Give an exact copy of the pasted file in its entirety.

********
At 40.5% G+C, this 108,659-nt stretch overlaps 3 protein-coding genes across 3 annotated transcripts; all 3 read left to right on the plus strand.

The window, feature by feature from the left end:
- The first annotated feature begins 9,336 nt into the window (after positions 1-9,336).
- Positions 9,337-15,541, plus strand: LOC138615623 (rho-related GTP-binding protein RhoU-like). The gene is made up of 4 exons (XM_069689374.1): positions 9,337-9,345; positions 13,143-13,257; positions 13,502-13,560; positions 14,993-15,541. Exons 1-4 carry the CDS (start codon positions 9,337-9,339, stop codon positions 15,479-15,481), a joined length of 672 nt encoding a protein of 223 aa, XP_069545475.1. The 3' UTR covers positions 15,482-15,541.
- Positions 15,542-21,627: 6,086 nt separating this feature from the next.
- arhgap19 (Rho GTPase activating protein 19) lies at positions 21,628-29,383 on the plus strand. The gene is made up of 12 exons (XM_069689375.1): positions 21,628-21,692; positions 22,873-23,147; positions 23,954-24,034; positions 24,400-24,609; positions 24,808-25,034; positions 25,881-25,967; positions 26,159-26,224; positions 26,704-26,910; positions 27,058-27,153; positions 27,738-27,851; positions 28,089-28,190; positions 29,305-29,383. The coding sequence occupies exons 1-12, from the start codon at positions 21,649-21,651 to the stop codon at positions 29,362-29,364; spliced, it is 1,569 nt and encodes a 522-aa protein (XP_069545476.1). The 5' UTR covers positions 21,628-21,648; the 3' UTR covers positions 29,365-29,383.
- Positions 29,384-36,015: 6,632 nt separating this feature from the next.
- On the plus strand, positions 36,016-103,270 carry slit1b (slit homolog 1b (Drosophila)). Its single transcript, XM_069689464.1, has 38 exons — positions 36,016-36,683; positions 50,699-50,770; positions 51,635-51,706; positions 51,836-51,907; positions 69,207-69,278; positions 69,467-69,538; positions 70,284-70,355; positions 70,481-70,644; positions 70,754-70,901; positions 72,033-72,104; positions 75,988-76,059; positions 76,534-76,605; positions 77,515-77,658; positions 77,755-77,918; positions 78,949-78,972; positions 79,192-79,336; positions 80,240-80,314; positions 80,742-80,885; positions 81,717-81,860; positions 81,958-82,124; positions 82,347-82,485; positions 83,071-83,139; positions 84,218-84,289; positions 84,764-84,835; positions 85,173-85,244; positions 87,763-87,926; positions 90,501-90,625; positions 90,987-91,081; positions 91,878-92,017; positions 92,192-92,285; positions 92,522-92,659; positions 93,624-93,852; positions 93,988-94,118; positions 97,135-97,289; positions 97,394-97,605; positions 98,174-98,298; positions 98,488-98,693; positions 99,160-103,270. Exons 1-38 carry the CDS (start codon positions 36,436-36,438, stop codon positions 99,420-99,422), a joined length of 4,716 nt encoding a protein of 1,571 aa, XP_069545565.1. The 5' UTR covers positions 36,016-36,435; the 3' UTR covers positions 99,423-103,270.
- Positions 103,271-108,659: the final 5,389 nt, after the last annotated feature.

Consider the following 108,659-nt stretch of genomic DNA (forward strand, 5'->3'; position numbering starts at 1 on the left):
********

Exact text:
At 40.5% G+C, this 108,659-nt stretch overlaps 3 protein-coding genes across 3 annotated transcripts; all 3 read left to right on the plus strand.

The window, feature by feature from the left end:
- The first annotated feature begins 9,336 nt into the window (after positions 1-9,336).
- Positions 9,337-15,541, plus strand: LOC138615623 (rho-related GTP-binding protein RhoU-like). The gene is made up of 4 exons (XM_069689374.1): positions 9,337-9,345; positions 13,143-13,257; positions 13,502-13,560; positions 14,993-15,541. Exons 1-4 carry the CDS (start codon positions 9,337-9,339, stop codon positions 15,479-15,481), a joined length of 672 nt encoding a protein of 223 aa, XP_069545475.1. The 3' UTR covers positions 15,482-15,541.
- Positions 15,542-21,627: 6,086 nt separating this feature from the next.
- arhgap19 (Rho GTPase activating protein 19) lies at positions 21,628-29,383 on the plus strand. The gene is made up of 12 exons (XM_069689375.1): positions 21,628-21,692; positions 22,873-23,147; positions 23,954-24,034; positions 24,400-24,609; positions 24,808-25,034; positions 25,881-25,967; positions 26,159-26,224; positions 26,704-26,910; positions 27,058-27,153; positions 27,738-27,851; positions 28,089-28,190; positions 29,305-29,383. The coding sequence occupies exons 1-12, from the start codon at positions 21,649-21,651 to the stop codon at positions 29,362-29,364; spliced, it is 1,569 nt and encodes a 522-aa protein (XP_069545476.1). The 5' UTR covers positions 21,628-21,648; the 3' UTR covers positions 29,365-29,383.
- Positions 29,384-36,015: 6,632 nt separating this feature from the next.
- On the plus strand, positions 36,016-103,270 carry slit1b (slit homolog 1b (Drosophila)). Its single transcript, XM_069689464.1, has 38 exons — positions 36,016-36,683; positions 50,699-50,770; positions 51,635-51,706; positions 51,836-51,907; positions 69,207-69,278; positions 69,467-69,538; positions 70,284-70,355; positions 70,481-70,644; positions 70,754-70,901; positions 72,033-72,104; positions 75,988-76,059; positions 76,534-76,605; positions 77,515-77,658; positions 77,755-77,918; positions 78,949-78,972; positions 79,192-79,336; positions 80,240-80,314; positions 80,742-80,885; positions 81,717-81,860; positions 81,958-82,124; positions 82,347-82,485; positions 83,071-83,139; positions 84,218-84,289; positions 84,764-84,835; positions 85,173-85,244; positions 87,763-87,926; positions 90,501-90,625; positions 90,987-91,081; positions 91,878-92,017; positions 92,192-92,285; positions 92,522-92,659; positions 93,624-93,852; positions 93,988-94,118; positions 97,135-97,289; positions 97,394-97,605; positions 98,174-98,298; positions 98,488-98,693; positions 99,160-103,270. Exons 1-38 carry the CDS (start codon positions 36,436-36,438, stop codon positions 99,420-99,422), a joined length of 4,716 nt encoding a protein of 1,571 aa, XP_069545565.1. The 5' UTR covers positions 36,016-36,435; the 3' UTR covers positions 99,423-103,270.
- Positions 103,271-108,659: the final 5,389 nt, after the last annotated feature.

Consider the following 108,659-nt stretch of genomic DNA (forward strand, 5'->3'; position numbering starts at 1 on the left):